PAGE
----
The second garment is a combination skirt and cape. It is a full circle skirt that gathers at the waist band with a drawstring cord. This ‘waist band’ then operates as a high collar, when draped around the shoulders. It is quite a dramatic piece and a garment we have been looking forward to making. It is considerably much simpler to make than the Bygrave ‘skirtain’ with it’s pulley system, stitched channels and weights!
This is also the first time we have worked with both a pattern and a toile. According to the Oxford English dictionary, a toile is:
An early version of a finished garment made up in cheap material so that the design can be tested and perfected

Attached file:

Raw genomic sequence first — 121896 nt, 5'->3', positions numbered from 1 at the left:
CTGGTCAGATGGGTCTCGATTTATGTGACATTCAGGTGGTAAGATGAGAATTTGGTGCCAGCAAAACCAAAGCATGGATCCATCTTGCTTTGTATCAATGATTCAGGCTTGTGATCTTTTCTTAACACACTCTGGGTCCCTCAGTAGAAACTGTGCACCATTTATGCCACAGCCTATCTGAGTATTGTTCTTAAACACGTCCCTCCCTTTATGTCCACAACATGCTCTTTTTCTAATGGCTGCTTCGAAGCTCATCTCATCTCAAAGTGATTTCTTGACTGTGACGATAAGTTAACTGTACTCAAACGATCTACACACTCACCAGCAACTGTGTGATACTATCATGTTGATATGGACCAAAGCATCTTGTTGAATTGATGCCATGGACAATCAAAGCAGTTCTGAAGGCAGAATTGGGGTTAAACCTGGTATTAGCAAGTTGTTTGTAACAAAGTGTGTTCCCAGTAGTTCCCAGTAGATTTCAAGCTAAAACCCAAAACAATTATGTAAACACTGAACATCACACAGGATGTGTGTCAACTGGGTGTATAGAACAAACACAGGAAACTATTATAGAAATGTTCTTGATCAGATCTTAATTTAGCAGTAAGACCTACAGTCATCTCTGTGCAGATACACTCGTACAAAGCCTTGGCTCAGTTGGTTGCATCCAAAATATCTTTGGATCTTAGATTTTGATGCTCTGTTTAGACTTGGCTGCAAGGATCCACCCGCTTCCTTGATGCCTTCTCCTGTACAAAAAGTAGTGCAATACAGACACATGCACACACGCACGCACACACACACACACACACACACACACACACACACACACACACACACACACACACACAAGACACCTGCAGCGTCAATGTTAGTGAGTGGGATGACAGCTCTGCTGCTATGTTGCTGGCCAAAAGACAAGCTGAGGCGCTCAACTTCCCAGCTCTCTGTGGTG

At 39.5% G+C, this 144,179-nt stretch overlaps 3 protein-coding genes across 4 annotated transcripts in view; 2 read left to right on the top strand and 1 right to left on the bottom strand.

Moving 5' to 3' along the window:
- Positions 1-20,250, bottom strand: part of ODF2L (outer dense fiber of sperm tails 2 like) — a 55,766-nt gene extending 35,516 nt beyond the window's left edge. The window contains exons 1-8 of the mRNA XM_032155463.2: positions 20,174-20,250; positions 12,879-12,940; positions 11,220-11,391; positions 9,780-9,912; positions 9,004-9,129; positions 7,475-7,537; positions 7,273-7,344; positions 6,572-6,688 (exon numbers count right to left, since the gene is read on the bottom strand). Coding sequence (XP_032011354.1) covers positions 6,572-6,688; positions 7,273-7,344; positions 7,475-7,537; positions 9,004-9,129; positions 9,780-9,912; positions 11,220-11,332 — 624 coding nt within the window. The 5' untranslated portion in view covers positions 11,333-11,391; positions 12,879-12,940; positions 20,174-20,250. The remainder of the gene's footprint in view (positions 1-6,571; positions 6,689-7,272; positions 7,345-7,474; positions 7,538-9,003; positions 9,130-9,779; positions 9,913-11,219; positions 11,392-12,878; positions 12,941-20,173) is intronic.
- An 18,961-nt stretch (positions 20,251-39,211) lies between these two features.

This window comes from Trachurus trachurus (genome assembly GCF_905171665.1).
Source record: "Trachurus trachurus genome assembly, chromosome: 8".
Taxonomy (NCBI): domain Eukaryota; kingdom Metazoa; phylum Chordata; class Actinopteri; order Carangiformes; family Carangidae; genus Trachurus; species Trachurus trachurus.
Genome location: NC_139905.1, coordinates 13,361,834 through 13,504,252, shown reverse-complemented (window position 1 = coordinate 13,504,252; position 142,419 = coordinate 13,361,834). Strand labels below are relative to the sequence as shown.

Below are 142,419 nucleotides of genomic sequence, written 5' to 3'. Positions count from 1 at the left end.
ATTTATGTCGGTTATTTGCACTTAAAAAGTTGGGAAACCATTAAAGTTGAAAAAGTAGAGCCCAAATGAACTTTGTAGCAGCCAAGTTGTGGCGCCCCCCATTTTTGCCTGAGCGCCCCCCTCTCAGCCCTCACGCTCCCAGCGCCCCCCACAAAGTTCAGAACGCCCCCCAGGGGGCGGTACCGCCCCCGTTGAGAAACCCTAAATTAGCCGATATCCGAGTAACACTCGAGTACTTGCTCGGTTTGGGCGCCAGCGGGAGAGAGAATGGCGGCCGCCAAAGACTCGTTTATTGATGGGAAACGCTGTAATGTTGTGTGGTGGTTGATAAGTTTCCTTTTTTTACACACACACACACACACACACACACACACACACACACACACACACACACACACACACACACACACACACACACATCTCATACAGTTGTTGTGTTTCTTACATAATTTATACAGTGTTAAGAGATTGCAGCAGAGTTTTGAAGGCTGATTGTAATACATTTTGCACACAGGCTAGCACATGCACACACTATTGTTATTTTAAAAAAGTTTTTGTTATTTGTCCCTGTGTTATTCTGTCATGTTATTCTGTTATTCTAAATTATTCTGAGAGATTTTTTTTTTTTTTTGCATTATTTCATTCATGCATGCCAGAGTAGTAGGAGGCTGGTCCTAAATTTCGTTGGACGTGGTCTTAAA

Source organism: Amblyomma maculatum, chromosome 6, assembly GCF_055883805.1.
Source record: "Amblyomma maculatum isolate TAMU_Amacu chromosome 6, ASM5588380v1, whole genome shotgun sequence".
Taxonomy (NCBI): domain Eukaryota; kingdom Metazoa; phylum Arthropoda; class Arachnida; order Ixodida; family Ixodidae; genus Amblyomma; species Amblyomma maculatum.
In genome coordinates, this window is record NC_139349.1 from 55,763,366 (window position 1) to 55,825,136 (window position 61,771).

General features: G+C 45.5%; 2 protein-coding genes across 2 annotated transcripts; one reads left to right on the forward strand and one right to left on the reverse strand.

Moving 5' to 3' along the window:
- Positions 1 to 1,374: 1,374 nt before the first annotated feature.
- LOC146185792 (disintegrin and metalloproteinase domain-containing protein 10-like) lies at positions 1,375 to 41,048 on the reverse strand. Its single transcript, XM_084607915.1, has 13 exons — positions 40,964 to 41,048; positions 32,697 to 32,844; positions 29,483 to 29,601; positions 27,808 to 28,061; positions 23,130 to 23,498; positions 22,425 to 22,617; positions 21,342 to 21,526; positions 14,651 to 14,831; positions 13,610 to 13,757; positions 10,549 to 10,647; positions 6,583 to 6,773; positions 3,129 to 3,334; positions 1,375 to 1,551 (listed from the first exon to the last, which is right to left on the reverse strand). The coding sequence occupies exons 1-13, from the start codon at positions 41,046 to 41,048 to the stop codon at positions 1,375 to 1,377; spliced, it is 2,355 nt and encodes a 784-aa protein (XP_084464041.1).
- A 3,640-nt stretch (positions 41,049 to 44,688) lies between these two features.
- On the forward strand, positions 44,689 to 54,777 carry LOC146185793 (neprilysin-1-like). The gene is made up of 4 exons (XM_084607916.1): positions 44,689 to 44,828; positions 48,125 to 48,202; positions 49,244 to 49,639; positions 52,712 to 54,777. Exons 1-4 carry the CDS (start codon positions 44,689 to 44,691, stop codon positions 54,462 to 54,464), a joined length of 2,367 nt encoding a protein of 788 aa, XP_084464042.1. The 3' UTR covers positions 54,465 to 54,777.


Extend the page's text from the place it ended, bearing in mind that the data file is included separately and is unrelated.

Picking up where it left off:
We employed a similar process to the Bygrave costume in that we provided Nadia, our tailor, with a pattern brief for the skirt/cape. This involved the patent, illustrations of the cape provided by the inventors and our interpretations of the design. We provided our thoughts about how it operated in words, drawings and visual references from archival research.
Nadia responded with a pattern pack comprising 4 pieces and a toile made of calico.
Cape front (also lining) | Cape hem 1 and Cape hem 2 | Collar/Waistband
We tried it on our bodies and on the wommanequin
It’s a simple pattern but it is magnificently large!
We chose to make a mock-up of the garment in a similar weight to the final Dashing Tweeds, yet cheaper, wool material
I stitched the lining to the cape front, attached the collar/waistband and turned it inside out.
Suddenly a cape appeared!